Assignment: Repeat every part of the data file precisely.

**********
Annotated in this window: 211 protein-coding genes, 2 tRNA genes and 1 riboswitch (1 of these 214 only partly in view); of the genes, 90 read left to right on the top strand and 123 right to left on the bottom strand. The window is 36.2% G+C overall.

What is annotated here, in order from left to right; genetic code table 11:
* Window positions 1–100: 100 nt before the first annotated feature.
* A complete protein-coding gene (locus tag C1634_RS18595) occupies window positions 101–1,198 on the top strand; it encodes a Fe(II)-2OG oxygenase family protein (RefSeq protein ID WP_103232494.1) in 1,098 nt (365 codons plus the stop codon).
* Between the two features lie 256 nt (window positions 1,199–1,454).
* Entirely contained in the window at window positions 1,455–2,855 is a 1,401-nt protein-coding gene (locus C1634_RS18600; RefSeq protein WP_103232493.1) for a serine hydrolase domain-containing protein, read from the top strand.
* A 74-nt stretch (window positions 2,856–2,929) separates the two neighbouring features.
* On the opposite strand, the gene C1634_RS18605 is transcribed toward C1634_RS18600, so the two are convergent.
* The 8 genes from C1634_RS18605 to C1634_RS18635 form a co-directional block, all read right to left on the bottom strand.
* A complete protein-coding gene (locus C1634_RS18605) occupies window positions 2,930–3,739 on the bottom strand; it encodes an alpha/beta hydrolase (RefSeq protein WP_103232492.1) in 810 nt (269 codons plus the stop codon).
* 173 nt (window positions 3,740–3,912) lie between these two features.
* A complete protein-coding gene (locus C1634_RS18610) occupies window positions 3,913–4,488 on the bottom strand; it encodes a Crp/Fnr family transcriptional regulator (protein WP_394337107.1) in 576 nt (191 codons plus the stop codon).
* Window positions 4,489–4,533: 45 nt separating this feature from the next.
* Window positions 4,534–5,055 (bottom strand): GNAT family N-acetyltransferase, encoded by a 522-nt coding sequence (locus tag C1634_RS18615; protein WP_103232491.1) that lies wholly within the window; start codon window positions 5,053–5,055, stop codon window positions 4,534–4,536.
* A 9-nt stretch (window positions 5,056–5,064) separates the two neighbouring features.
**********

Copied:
Annotated in this window: 211 protein-coding genes, 2 tRNA genes and 1 riboswitch (1 of these 214 only partly in view); of the genes, 90 read left to right on the top strand and 123 right to left on the bottom strand. The window is 36.2% G+C overall.

What is annotated here, in order from left to right; genetic code table 11:
* Window positions 1–100: 100 nt before the first annotated feature.
* A complete protein-coding gene (locus tag C1634_RS18595) occupies window positions 101–1,198 on the top strand; it encodes a Fe(II)-2OG oxygenase family protein (RefSeq protein ID WP_103232494.1) in 1,098 nt (365 codons plus the stop codon).
* Between the two features lie 256 nt (window positions 1,199–1,454).
* Entirely contained in the window at window positions 1,455–2,855 is a 1,401-nt protein-coding gene (locus C1634_RS18600; RefSeq protein WP_103232493.1) for a serine hydrolase domain-containing protein, read from the top strand.
* A 74-nt stretch (window positions 2,856–2,929) separates the two neighbouring features.
* On the opposite strand, the gene C1634_RS18605 is transcribed toward C1634_RS18600, so the two are convergent.
* The 8 genes from C1634_RS18605 to C1634_RS18635 form a co-directional block, all read right to left on the bottom strand.
* A complete protein-coding gene (locus C1634_RS18605) occupies window positions 2,930–3,739 on the bottom strand; it encodes an alpha/beta hydrolase (RefSeq protein WP_103232492.1) in 810 nt (269 codons plus the stop codon).
* 173 nt (window positions 3,740–3,912) lie between these two features.
* A complete protein-coding gene (locus C1634_RS18610) occupies window positions 3,913–4,488 on the bottom strand; it encodes a Crp/Fnr family transcriptional regulator (protein WP_394337107.1) in 576 nt (191 codons plus the stop codon).
* Window positions 4,489–4,533: 45 nt separating this feature from the next.
* Window positions 4,534–5,055 (bottom strand): GNAT family N-acetyltransferase, encoded by a 522-nt coding sequence (locus tag C1634_RS18615; protein WP_103232491.1) that lies wholly within the window; start codon window positions 5,053–5,055, stop codon window positions 4,534–4,536.
* A 9-nt stretch (window positions 5,056–5,064) separates the two neighbouring features.